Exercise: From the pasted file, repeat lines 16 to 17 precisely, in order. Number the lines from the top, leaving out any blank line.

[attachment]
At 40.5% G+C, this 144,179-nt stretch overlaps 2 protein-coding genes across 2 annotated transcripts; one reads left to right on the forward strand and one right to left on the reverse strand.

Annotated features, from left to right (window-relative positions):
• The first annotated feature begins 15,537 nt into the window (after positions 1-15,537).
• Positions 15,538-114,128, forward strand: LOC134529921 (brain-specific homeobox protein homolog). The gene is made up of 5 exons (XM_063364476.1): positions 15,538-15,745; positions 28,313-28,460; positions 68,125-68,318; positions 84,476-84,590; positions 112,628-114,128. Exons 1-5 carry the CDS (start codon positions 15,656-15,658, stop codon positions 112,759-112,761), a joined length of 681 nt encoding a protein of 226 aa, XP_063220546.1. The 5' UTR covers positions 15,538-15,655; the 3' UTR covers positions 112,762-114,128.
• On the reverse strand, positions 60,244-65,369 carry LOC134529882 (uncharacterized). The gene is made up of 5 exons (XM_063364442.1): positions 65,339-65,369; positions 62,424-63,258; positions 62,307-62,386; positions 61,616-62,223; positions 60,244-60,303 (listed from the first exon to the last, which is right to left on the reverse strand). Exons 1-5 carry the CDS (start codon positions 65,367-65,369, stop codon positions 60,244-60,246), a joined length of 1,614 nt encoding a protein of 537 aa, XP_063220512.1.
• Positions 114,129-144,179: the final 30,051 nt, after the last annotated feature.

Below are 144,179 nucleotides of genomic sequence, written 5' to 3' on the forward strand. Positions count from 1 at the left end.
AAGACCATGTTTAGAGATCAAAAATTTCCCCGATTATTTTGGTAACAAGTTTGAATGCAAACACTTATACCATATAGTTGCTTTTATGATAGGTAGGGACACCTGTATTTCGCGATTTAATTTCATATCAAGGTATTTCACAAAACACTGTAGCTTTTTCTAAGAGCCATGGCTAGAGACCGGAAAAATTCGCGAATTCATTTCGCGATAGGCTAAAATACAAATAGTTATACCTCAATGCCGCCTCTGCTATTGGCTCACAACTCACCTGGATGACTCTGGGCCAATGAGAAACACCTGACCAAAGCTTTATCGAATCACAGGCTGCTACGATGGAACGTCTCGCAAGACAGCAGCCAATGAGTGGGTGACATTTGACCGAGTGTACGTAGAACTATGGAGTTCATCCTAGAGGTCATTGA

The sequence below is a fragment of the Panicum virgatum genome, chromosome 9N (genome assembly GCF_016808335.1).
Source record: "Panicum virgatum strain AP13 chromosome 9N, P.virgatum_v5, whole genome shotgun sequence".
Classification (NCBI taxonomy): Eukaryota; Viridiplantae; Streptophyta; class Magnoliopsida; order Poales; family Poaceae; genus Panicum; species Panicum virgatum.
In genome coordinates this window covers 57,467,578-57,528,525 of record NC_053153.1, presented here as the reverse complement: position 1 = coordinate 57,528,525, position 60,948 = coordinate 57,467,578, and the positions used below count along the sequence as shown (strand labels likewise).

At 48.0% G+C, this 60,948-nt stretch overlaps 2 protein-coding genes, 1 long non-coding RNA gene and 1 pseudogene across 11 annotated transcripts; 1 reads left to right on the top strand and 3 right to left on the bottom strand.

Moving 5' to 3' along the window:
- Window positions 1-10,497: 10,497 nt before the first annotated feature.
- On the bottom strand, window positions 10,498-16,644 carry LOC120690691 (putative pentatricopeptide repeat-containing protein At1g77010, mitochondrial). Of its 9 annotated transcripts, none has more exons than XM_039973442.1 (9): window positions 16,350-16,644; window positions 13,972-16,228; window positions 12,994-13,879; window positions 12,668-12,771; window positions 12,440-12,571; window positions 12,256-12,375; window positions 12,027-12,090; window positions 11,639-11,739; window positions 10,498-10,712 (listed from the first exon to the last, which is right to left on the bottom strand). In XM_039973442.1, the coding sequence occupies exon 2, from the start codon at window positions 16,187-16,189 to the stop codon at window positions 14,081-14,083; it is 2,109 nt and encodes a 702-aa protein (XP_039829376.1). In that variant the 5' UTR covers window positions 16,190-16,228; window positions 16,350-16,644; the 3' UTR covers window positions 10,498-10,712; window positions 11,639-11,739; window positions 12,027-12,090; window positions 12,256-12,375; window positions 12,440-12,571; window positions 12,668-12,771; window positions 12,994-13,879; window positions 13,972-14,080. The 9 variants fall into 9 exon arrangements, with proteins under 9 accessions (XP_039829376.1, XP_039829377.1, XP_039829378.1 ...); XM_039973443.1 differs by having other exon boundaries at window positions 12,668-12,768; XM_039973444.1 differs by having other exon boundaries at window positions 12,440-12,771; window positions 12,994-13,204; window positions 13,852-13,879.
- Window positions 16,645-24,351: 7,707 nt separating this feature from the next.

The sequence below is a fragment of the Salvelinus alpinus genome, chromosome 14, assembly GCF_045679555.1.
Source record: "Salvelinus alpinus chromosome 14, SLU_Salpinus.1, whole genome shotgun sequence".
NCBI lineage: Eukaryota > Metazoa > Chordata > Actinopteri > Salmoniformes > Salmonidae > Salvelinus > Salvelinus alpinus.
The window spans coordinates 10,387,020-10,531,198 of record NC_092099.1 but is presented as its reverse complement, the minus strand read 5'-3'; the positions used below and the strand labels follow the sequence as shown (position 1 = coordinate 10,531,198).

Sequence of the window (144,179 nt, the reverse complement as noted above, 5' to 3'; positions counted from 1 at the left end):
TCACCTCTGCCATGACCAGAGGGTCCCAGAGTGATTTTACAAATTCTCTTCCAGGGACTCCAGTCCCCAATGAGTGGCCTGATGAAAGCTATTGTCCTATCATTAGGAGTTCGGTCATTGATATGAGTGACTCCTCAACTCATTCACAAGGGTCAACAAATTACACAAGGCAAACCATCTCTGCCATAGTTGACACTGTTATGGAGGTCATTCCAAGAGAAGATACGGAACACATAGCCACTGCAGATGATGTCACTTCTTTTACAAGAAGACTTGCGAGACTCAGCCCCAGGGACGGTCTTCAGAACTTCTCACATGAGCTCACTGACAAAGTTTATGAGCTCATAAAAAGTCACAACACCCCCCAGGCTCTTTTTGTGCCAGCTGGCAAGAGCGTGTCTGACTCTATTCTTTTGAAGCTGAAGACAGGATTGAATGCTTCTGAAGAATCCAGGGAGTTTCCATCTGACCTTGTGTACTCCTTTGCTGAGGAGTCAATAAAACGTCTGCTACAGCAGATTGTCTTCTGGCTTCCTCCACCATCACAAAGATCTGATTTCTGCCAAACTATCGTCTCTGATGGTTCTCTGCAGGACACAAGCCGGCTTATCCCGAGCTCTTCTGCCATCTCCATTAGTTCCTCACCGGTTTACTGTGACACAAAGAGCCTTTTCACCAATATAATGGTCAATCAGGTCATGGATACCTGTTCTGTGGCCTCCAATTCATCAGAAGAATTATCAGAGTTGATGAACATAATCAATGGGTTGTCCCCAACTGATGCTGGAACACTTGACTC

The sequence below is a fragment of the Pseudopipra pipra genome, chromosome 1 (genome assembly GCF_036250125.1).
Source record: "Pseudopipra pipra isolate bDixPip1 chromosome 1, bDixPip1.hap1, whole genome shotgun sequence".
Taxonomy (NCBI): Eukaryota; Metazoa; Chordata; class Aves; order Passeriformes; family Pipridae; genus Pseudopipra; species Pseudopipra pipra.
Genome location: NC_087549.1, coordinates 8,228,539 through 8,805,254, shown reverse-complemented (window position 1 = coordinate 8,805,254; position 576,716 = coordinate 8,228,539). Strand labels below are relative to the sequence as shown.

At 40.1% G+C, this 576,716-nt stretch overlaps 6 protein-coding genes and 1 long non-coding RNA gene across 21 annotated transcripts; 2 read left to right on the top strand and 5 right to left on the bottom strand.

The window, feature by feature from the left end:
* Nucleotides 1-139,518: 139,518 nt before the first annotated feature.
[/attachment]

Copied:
- On the bottom strand, window positions 10,498-16,644 carry LOC120690691 (putative pentatricopeptide repeat-containing protein At1g77010, mitochondrial). Of its 9 annotated transcripts, none has more exons than XM_039973442.1 (9): window positions 16,350-16,644; window positions 13,972-16,228; window positions 12,994-13,879; window positions 12,668-12,771; window positions 12,440-12,571; window positions 12,256-12,375; window positions 12,027-12,090; window positions 11,639-11,739; window positions 10,498-10,712 (listed from the first exon to the last, which is right to left on the bottom strand). In XM_039973442.1, the coding sequence occupies exon 2, from the start codon at window positions 16,187-16,189 to the stop codon at window positions 14,081-14,083; it is 2,109 nt and encodes a 702-aa protein (XP_039829376.1). In that variant the 5' UTR covers window positions 16,190-16,228; window positions 16,350-16,644; the 3' UTR covers window positions 10,498-10,712; window positions 11,639-11,739; window positions 12,027-12,090; window positions 12,256-12,375; window positions 12,440-12,571; window positions 12,668-12,771; window positions 12,994-13,879; window positions 13,972-14,080. The 9 variants fall into 9 exon arrangements, with proteins under 9 accessions (XP_039829376.1, XP_039829377.1, XP_039829378.1 ...); XM_039973443.1 differs by having other exon boundaries at window positions 12,668-12,768; XM_039973444.1 differs by having other exon boundaries at window positions 12,440-12,771; window positions 12,994-13,204; window positions 13,852-13,879.
- Window positions 16,645-24,351: 7,707 nt separating this feature from the next.